8/ Bulgaria is one of the oldest countries in Europe
Bulgaria is actually one of the oldest countries in all of Europe (with many arguing that it is the oldest). The country was initially established back in 681 as the First Bulgarian Empire when Bulgar tribes led by Asparuh moved to the northeastern Balkans.
Interestingly enough, Bulgaria is also the only European country that hasn’t changed its name after the establishment. The ancient and mysterious lands of Bulgaria have been home to many civilizations throughout the centuries including Thracians, the Roman Empire, Proto-Bulgarians and even the Ottoman empire. Many also believe that Bulgaria is the birth country of Spartacus as well as the mystical Orpheus.
9/ Bulgaria is the country where the Cyrillic alphabet originates from
The Cyrillic script is a unique writing system that’s used by various alphabets across Eurasia, Eastern Europe, the Caucasus, Central Asia, and North Asia. It’s based on the Early Cyrillic alphabet which was initially developed in the 9th century AD, with the purpose of improving the literacy of the Slavic pagans during the First Bulgarian Empire. Its creators are the Christian missionaries Cyril and Methodius.
Curiously enough, Bulgaria is actually the first country that entered the European Union using the Cyrillic alphabet. It was because of this that Cyrillic became the third official alphabet of the European Union.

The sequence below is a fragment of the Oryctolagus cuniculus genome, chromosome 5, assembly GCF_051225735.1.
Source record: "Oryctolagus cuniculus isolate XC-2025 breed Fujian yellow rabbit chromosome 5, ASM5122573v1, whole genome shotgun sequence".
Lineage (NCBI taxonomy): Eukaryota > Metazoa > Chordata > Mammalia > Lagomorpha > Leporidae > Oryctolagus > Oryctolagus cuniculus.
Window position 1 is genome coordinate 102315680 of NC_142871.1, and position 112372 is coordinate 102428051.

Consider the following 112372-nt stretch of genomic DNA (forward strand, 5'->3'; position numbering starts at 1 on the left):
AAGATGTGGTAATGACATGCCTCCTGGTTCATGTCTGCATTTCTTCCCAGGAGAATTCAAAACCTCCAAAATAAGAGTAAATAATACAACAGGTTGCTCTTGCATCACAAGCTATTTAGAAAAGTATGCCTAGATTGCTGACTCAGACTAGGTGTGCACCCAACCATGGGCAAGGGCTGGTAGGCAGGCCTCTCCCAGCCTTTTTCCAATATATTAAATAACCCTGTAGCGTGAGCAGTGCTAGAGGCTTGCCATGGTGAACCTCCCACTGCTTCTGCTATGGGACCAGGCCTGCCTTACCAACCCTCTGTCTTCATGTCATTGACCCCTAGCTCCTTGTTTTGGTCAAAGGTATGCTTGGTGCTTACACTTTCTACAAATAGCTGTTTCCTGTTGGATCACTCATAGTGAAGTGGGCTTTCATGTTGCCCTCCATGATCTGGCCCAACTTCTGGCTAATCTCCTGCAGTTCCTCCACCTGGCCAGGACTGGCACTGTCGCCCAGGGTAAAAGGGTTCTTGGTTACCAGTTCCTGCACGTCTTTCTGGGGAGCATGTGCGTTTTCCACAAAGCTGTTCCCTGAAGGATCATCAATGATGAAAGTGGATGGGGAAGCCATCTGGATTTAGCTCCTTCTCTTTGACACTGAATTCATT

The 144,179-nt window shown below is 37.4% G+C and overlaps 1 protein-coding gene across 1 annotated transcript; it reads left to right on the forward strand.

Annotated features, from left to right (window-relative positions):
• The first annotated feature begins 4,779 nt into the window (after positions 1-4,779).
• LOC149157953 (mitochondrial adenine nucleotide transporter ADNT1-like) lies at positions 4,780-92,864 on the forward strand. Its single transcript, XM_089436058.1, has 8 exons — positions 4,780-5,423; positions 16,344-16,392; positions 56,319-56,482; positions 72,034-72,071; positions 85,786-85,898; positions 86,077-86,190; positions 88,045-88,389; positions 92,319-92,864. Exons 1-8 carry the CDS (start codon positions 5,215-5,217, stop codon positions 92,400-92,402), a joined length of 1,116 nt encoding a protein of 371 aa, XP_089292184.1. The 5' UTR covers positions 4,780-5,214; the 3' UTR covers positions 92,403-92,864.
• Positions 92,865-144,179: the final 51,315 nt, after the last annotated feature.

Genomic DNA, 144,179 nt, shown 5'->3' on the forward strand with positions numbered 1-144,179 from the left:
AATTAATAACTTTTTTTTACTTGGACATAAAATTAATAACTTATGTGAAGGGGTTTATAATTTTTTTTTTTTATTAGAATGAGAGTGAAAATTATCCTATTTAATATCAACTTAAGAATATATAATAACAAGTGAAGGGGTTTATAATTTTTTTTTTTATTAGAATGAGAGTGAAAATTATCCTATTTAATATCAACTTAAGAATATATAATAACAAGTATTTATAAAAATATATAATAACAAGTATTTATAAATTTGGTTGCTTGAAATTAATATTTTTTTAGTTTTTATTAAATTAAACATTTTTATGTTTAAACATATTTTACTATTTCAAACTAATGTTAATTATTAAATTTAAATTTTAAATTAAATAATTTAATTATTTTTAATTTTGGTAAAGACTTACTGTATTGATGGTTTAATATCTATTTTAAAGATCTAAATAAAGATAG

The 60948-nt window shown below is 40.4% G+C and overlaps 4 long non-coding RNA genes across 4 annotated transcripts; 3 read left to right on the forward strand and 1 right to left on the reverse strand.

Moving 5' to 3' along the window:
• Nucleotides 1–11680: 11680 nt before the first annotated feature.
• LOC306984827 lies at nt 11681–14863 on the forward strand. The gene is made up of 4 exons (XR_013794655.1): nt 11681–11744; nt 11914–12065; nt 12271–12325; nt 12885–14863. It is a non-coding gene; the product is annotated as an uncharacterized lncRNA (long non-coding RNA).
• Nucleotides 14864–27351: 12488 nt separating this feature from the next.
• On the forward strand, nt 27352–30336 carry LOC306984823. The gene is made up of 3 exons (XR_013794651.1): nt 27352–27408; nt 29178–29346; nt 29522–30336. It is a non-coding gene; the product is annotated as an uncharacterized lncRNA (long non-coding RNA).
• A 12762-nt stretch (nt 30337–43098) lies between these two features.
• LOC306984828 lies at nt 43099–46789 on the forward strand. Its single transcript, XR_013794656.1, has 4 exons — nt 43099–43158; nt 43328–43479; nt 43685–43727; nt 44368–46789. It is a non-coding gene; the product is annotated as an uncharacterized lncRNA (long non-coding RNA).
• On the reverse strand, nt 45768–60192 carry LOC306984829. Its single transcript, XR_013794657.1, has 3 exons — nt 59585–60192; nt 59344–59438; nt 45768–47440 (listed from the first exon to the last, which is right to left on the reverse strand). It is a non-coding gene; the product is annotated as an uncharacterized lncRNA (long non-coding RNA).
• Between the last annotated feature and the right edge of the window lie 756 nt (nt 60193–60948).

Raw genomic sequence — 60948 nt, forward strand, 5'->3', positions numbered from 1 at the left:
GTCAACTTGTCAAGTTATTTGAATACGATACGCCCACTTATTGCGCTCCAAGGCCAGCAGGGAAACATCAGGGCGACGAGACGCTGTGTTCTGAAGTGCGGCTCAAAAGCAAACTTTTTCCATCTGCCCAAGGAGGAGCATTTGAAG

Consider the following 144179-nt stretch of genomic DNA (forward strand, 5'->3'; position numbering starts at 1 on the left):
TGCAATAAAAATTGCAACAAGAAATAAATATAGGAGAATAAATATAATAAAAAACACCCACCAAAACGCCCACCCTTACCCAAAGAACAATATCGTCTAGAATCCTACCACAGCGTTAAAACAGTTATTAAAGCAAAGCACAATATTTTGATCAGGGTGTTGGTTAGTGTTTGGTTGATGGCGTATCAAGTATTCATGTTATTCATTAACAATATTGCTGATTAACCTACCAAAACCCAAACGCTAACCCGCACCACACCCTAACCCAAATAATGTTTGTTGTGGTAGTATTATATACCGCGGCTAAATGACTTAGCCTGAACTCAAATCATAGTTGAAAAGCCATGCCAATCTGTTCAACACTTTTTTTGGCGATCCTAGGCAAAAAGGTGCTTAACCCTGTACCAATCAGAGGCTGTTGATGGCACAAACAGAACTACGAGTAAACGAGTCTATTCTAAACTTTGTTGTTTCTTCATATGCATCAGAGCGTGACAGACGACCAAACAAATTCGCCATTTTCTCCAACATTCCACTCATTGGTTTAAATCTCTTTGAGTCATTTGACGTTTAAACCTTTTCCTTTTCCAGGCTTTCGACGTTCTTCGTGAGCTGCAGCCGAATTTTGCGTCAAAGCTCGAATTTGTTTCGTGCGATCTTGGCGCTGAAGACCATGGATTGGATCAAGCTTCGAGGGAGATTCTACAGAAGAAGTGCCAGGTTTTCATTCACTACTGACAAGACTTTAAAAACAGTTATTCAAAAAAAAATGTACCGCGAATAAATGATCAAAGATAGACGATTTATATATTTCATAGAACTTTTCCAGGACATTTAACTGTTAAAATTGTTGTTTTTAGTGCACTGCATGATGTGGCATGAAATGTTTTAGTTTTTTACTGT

10/ The Bulgarian Army has never lost a flag in battle
Bulgaria often prides itself on being very active in the battlefield and the Bulgarian Army has actually never lost a flag while in a battle. If you’d look at the long history of Bulgaria you’ll find that the country has been involved in quite a few wars throughout Europe since the 19th century.
The first bombs dropped from a heavier-than-air aircraft were initiated by the Italian Giulio Gavotti on the 1st of November 1911, during the Italo-Turkish War. In 1912 (First Balkan War), the Bulgarian Air Force pilot Christo Toprakchiev suggested the use of aircraft to drop “bombs” further developing and perfecting Giulio’s strategy. During the Second World War, Bulgaria even managed to protect more than 40 000 of its Jewish citizens! Another curious fact is that Rayna Kasabova (a military nurse for the Bulgarian air force) was the first woman in the world that took part in a military fight.
All of these interesting facts about Bulgaria are bound to have sparked your curiosity by now, so if you do find yourself wondering just what’s like here, there’s no reason you shouldn’t plan a trip and find out for yourself!